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Allen Loughry doesn’t exert much influence anymore

By The West Virginia Record | Jul 31, 2018

More than $40,000 spent on “working lunches” during a five-year period. More than $100,000 spent framing photographs and artwork. More than $1.5 million spent renovating justices’ chambers, one third of which went to Robin Davis’ office alone.

Safety tip: hazardous products are hazardous

By The West Virginia Record | Jul 24, 2018

No one would want to go through what Frank McClung went through, but few of the myriad users of Rid-It ever have – which belies his claim that the product was unsafe and lacked instructions for proper use.

A matter of public record

By The West Virginia Record | Jul 17, 2018

If some document or piece of information is a matter of public record, how can a public servant withhold it from the public?

The impeachment of Justice Allen Loughry

By The West Virginia Record | Jul 11, 2018

There’s something to be said for catharsis, not that anyone looks forward to it. In fact, most people do everything they can to avoid it. But, like banging your head against the wall, it does feel better when you’re through.

'You can’t have a scofflaw as a judge’

By The West Virginia Record | Jun 26, 2018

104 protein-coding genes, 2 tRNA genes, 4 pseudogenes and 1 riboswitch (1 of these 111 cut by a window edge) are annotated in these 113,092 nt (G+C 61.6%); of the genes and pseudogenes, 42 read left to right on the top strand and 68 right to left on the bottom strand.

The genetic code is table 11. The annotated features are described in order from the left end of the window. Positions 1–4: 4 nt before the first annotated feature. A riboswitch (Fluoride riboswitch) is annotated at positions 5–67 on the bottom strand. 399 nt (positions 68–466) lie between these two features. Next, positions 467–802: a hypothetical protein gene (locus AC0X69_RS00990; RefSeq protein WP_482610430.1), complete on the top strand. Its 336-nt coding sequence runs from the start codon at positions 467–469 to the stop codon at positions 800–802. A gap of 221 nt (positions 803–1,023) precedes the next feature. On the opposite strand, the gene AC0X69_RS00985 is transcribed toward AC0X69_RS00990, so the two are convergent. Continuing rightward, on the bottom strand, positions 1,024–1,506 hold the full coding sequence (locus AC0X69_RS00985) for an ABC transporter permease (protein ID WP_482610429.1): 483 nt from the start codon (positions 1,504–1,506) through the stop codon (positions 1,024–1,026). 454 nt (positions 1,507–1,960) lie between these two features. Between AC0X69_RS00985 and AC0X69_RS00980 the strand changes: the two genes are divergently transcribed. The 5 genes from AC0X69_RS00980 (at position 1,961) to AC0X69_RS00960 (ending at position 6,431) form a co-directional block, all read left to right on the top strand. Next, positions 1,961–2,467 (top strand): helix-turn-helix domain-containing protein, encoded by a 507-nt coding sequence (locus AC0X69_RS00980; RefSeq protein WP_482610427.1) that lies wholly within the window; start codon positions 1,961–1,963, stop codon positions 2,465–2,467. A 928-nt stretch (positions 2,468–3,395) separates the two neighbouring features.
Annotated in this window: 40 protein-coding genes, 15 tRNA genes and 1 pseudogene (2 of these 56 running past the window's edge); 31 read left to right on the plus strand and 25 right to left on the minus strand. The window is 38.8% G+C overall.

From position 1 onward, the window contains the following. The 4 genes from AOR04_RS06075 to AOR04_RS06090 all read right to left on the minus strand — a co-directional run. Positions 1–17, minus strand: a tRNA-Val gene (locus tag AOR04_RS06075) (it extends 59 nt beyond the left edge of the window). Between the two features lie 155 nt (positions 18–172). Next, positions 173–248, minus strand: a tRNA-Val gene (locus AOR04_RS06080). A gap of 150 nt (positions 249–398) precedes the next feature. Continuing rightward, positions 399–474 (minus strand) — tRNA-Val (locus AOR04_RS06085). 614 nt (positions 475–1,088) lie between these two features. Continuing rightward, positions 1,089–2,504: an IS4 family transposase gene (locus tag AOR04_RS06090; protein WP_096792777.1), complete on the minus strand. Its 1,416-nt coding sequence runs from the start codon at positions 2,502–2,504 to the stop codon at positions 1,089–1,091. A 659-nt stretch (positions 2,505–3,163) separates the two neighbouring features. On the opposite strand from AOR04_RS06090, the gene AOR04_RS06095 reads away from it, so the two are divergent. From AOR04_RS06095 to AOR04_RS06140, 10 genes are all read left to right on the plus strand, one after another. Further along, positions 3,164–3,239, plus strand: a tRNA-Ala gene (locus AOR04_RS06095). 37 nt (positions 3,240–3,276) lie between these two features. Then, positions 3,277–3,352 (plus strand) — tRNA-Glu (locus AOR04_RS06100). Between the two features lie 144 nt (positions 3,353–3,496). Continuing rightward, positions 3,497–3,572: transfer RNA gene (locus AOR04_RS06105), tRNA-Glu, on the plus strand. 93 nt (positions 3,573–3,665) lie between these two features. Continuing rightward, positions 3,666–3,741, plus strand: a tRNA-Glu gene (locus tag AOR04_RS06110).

Despite his claims of innocence, suspended state Supreme Court Justice Allen Loughry should resign “for the common good of the state, the court, and the judiciary.”

Getting a class action certified is easy in West Virginia

By The West Virginia Record | Jun 20, 2018

Three customer complaints – about a nominal environmental fee included in their contracts when they rented U-Haul trucks – have morphed into a class action suit.

Do the right thing, Justice Loughry: Resign

By The West Virginia Record | Jun 12, 2018

Pomp and circumstance have their place. It’s good to show respect for authority figures, even if the persons occupying positions of authority are flawed mortals just like the rest of us, as they always are.

Someone must have left the faucet running

By The West Virginia Record | Jun 5, 2018

The arrogant justices on the West Virginia Supreme Court felt they had the right to augment their ample salaries with taxpayer-funded perks of their own choosing.

If you must go to court, be prepared

By The West Virginia Record | May 22, 2018

You have to wonder why some people bother going to court. It’s not just a matter of luck like the lottery, where all you have to do is buy a ticket and wait for the results to be announced. The process isn’t automated, self-propelled. You can’t file suit and expect the case to win itself.

Manufacturers should not be liable for harm caused by competitors' products

By The West Virginia Record | May 16, 2018

Three out of five State Supreme Court justices last week declined to expand West Virginia's products liability law and refused to hold a brand-name drug manufacturer responsible for harm allegedly caused by a generic drug made and sold by another company.

You may be eligible to help further enrich some wealthy lawyers

By The West Virginia Record | May 8, 2018

Which would you rather be paid – 38 dollars or $9 million? How about getting paid $38 to help someone else make $9 million?

The War on Coal is winding down slowly